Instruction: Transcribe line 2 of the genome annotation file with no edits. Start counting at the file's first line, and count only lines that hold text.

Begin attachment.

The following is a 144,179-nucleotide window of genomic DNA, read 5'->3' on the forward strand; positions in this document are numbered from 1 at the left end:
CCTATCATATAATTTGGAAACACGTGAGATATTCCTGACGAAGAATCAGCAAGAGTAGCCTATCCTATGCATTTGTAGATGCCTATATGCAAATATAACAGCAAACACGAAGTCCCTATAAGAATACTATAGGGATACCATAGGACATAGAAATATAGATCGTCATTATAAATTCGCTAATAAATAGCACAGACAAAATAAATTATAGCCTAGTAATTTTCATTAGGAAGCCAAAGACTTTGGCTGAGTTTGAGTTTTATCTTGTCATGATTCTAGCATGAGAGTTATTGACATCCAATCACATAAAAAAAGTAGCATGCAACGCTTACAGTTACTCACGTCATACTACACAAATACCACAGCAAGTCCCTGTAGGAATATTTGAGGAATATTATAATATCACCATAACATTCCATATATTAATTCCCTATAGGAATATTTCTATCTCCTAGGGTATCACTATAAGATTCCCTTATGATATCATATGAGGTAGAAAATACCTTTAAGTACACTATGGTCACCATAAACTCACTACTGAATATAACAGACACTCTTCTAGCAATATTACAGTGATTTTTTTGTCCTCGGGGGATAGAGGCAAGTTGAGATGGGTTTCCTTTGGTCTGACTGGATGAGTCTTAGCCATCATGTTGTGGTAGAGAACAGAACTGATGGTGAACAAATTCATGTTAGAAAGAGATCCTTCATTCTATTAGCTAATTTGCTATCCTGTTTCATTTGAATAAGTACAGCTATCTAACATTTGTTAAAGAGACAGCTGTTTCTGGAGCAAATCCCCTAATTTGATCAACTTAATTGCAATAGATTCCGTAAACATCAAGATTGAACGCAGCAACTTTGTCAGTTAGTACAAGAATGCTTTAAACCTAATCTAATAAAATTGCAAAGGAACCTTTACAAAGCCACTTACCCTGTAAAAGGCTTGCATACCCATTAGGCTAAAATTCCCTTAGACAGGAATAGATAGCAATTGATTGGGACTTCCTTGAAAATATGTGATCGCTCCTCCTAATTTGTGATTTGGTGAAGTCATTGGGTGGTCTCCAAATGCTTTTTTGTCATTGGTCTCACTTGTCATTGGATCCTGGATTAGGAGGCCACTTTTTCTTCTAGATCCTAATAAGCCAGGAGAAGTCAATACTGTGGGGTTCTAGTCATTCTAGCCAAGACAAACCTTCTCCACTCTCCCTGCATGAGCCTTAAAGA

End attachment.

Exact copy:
CCTATCATATAATTTGGAAACACGTGAGATATTCCTGACGAAGAATCAGCAAGAGTAGCCTATCCTATGCATTTGTAGATGCCTATATGCAAATATAACAGCAAACACGAAGTCCCTATAAGAATACTATAGGGATACCATAGGACATAGAAATATAGATCGTCATTATAAATTCGCTAATAAATAGCACAGACAAAATAAATTATAGCCTAGTAATTTTCATTAGGAAGCCAAAGACTTTGGCTGAGTTTGAGTTTTATCTTGTCATGATTCTAGCATGAGAGTTATTGACATCCAATCACATAAAAAAAGTAGCATGCAACGCTTACAGTTACTCACGTCATACTACACAAATACCACAGCAAGTCCCTGTAGGAATATTTGAGGAATATTATAATATCACCATAACATTCCATATATTAATTCCCTATAGGAATATTTCTATCTCCTAGGGTATCACTATAAGATTCCCTTATGATATCATATGAGGTAGAAAATACCTTTAAGTACACTATGGTCACCATAAACTCACTACTGAATATAACAGACACTCTTCTAGCAATATTACAGTGATTTTTTTGTCCTCGGGGGATAGAGGCAAGTTGAGATGGGTTTCCTTTGGTCTGACTGGATGAGTCTTAGCCATCATGTTGTGGTAGAGAACAGAACTGATGGTGAACAAATTCATGTTAGAAAGAGATCCTTCATTCTATTAGCTAATTTGCTATCCTGTTTCATTTGAATAAGTACAGCTATCTAACATTTGTTAAAGAGACAGCTGTTTCTGGAGCAAATCCCCTAATTTGATCAACTTAATTGCAATAGATTCCGTAAACATCAAGATTGAACGCAGCAACTTTGTCAGTTAGTACAAGAATGCTTTAAACCTAATCTAATAAAATTGCAAAGGAACCTTTACAAAGCCACTTACCCTGTAAAAGGCTTGCATACCCATTAGGCTAAAATTCCCTTAGACAGGAATAGATAGCAATTGATTGGGACTTCCTTGAAAATATGTGATCGCTCCTCCTAATTTGTGATTTGGTGAAGTCATTGGGTGGTCTCCAAATGCTTTTTTGTCATTGGTCTCACTTGTCATTGGATCCTGGATTAGGAGGCCACTTTTTCTTCTAGATCCTAATAAGCCAGGAGAAGTCAATACTGTGGGGTTCTAGTCATTCTAGCCAAGACAAACCTTCTCCACTCTCCCTGCATGAGCCTTAAAGA